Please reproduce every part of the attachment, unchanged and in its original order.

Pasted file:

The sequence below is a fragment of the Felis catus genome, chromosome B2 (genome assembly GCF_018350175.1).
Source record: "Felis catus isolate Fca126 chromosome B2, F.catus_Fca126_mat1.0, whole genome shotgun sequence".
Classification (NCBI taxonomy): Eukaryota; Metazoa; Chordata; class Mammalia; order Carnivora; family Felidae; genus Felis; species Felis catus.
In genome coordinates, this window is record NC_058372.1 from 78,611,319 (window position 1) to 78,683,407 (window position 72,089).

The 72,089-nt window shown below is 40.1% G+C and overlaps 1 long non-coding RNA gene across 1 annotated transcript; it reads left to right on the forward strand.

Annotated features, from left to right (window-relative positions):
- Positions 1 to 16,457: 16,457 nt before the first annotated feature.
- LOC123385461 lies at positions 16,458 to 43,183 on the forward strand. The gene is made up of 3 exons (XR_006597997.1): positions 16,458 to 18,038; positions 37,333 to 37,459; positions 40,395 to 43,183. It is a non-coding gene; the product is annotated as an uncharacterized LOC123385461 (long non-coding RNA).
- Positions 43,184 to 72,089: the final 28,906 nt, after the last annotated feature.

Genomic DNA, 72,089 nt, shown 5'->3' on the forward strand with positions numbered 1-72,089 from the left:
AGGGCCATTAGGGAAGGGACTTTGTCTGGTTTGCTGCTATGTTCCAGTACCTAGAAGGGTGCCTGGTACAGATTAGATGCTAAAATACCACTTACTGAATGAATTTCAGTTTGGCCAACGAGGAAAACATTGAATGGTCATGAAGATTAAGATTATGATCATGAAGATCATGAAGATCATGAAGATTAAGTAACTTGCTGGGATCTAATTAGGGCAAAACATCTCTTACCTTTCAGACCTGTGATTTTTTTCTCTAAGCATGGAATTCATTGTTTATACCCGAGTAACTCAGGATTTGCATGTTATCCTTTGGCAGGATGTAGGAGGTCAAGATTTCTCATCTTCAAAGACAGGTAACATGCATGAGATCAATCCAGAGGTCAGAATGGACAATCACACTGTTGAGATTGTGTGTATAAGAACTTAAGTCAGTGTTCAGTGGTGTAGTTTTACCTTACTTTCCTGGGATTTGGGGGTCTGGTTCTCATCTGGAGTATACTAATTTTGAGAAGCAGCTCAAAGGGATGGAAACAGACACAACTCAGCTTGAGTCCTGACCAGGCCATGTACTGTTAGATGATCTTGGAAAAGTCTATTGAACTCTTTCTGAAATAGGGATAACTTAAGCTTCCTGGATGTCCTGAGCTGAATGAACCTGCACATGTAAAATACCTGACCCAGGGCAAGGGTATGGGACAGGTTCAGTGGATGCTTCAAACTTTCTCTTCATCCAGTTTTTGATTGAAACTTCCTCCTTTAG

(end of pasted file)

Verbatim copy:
The sequence below is a fragment of the Felis catus genome, chromosome B2 (genome assembly GCF_018350175.1).
Source record: "Felis catus isolate Fca126 chromosome B2, F.catus_Fca126_mat1.0, whole genome shotgun sequence".
Classification (NCBI taxonomy): Eukaryota; Metazoa; Chordata; class Mammalia; order Carnivora; family Felidae; genus Felis; species Felis catus.
In genome coordinates, this window is record NC_058372.1 from 78,611,319 (window position 1) to 78,683,407 (window position 72,089).

The 72,089-nt window shown below is 40.1% G+C and overlaps 1 long non-coding RNA gene across 1 annotated transcript; it reads left to right on the forward strand.

Annotated features, from left to right (window-relative positions):
- Positions 1 to 16,457: 16,457 nt before the first annotated feature.
- LOC123385461 lies at positions 16,458 to 43,183 on the forward strand. The gene is made up of 3 exons (XR_006597997.1): positions 16,458 to 18,038; positions 37,333 to 37,459; positions 40,395 to 43,183. It is a non-coding gene; the product is annotated as an uncharacterized LOC123385461 (long non-coding RNA).
- Positions 43,184 to 72,089: the final 28,906 nt, after the last annotated feature.

Genomic DNA, 72,089 nt, shown 5'->3' on the forward strand with positions numbered 1-72,089 from the left:
AGGGCCATTAGGGAAGGGACTTTGTCTGGTTTGCTGCTATGTTCCAGTACCTAGAAGGGTGCCTGGTACAGATTAGATGCTAAAATACCACTTACTGAATGAATTTCAGTTTGGCCAACGAGGAAAACATTGAATGGTCATGAAGATTAAGATTATGATCATGAAGATCATGAAGATCATGAAGATTAAGTAACTTGCTGGGATCTAATTAGGGCAAAACATCTCTTACCTTTCAGACCTGTGATTTTTTTCTCTAAGCATGGAATTCATTGTTTATACCCGAGTAACTCAGGATTTGCATGTTATCCTTTGGCAGGATGTAGGAGGTCAAGATTTCTCATCTTCAAAGACAGGTAACATGCATGAGATCAATCCAGAGGTCAGAATGGACAATCACACTGTTGAGATTGTGTGTATAAGAACTTAAGTCAGTGTTCAGTGGTGTAGTTTTACCTTACTTTCCTGGGATTTGGGGGTCTGGTTCTCATCTGGAGTATACTAATTTTGAGAAGCAGCTCAAAGGGATGGAAACAGACACAACTCAGCTTGAGTCCTGACCAGGCCATGTACTGTTAGATGATCTTGGAAAAGTCTATTGAACTCTTTCTGAAATAGGGATAACTTAAGCTTCCTGGATGTCCTGAGCTGAATGAACCTGCACATGTAAAATACCTGACCCAGGGCAAGGGTATGGGACAGGTTCAGTGGATGCTTCAAACTTTCTCTTCATCCAGTTTTTGATTGAAACTTCCTCCTTTAG